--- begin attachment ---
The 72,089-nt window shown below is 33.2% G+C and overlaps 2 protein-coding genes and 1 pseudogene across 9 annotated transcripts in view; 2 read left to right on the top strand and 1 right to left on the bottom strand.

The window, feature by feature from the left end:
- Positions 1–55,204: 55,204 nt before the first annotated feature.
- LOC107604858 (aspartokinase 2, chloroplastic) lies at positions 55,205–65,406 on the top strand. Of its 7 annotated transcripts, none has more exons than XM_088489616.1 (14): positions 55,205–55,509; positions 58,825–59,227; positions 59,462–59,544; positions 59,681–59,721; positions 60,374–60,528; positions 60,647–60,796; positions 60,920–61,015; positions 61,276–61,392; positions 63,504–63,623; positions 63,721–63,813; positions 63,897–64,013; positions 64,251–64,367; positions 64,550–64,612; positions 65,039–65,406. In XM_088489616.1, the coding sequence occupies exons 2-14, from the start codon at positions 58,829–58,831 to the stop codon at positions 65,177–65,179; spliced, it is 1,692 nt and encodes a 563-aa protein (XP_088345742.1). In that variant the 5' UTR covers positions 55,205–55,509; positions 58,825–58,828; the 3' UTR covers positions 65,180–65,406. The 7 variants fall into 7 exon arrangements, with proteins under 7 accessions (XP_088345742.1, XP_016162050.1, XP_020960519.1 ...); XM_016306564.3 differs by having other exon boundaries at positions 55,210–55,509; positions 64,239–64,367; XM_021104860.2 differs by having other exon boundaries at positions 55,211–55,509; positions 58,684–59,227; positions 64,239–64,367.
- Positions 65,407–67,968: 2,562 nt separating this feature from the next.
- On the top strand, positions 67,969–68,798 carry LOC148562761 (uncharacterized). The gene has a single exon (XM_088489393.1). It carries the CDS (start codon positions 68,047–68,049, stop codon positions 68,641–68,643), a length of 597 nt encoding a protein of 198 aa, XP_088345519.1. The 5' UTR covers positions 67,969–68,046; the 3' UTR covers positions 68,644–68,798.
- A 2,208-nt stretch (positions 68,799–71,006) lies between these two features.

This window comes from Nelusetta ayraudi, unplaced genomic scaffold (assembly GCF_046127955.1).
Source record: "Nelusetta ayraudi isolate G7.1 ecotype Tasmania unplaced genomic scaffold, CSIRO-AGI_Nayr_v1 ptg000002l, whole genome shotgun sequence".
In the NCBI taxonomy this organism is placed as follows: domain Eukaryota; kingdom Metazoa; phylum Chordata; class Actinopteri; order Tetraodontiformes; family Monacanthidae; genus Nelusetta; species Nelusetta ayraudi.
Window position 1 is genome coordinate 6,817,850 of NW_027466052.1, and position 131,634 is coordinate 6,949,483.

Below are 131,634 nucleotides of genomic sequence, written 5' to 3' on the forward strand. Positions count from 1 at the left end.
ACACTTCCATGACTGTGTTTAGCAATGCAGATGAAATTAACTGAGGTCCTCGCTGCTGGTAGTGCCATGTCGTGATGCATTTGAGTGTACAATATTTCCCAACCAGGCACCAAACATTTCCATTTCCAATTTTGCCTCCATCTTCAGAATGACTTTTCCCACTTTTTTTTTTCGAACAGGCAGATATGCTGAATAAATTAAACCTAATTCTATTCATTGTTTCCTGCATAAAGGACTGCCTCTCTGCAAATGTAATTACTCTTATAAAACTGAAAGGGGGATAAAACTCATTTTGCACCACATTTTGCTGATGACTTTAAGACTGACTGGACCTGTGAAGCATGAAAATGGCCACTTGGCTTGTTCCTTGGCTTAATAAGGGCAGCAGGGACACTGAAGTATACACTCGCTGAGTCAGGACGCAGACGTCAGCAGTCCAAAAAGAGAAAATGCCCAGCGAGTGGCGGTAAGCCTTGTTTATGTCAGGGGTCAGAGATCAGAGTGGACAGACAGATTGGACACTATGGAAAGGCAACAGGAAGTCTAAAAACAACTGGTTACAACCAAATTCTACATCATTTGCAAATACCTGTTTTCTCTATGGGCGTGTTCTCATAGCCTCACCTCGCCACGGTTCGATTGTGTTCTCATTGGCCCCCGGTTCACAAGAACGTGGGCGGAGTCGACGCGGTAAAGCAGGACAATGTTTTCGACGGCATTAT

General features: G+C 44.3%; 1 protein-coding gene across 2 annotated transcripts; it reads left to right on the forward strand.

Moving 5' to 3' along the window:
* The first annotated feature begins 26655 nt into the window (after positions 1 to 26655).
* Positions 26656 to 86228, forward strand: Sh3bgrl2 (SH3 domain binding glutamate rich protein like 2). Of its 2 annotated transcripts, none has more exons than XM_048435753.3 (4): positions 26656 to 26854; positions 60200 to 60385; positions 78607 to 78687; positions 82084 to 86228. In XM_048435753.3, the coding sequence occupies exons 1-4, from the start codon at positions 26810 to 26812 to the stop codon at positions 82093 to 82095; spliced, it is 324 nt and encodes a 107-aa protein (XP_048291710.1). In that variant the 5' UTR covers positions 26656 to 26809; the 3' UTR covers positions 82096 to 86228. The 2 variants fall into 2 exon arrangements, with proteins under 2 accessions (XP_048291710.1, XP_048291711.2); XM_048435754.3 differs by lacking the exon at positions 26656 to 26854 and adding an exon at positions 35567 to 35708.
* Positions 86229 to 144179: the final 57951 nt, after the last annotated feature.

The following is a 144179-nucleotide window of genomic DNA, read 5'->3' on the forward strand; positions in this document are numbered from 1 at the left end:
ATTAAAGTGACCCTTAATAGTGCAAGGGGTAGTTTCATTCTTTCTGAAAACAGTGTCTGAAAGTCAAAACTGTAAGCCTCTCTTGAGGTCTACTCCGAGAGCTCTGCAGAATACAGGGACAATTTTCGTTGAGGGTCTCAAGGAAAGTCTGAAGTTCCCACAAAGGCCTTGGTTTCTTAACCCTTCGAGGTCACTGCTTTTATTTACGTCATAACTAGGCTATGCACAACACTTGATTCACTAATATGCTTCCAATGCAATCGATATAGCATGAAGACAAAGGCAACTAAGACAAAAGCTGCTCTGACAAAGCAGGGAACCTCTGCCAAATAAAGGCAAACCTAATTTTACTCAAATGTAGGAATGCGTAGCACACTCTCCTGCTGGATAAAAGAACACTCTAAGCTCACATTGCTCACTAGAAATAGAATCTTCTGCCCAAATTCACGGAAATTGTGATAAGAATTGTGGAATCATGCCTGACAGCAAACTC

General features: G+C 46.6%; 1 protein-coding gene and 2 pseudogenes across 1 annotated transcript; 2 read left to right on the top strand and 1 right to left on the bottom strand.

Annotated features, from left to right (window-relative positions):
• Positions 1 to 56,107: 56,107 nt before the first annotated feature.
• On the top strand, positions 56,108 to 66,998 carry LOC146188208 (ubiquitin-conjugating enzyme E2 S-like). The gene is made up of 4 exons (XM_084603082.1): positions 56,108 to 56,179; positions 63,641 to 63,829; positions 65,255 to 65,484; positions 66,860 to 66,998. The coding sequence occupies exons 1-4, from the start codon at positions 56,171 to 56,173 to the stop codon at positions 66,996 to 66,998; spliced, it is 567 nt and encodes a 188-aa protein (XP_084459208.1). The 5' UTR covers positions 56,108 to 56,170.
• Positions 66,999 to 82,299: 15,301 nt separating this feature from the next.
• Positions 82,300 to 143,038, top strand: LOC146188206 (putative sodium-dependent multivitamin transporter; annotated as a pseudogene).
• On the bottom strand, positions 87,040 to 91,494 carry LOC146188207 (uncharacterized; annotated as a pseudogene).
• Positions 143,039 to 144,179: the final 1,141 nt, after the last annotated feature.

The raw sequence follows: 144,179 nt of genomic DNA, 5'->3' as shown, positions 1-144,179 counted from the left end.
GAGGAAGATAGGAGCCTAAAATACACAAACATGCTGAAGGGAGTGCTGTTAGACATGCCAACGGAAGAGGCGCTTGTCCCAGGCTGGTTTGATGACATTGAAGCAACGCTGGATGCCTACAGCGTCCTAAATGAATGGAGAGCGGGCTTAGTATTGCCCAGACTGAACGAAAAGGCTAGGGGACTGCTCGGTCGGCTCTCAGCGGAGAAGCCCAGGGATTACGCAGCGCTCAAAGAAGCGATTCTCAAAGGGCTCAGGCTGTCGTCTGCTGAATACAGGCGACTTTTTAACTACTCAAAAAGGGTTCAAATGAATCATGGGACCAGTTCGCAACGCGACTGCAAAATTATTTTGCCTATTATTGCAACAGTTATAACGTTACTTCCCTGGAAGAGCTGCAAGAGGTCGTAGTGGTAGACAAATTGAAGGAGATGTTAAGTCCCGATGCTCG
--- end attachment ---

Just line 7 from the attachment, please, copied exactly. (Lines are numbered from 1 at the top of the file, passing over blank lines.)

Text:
- A 2,208-nt stretch (positions 68,799–71,006) lies between these two features.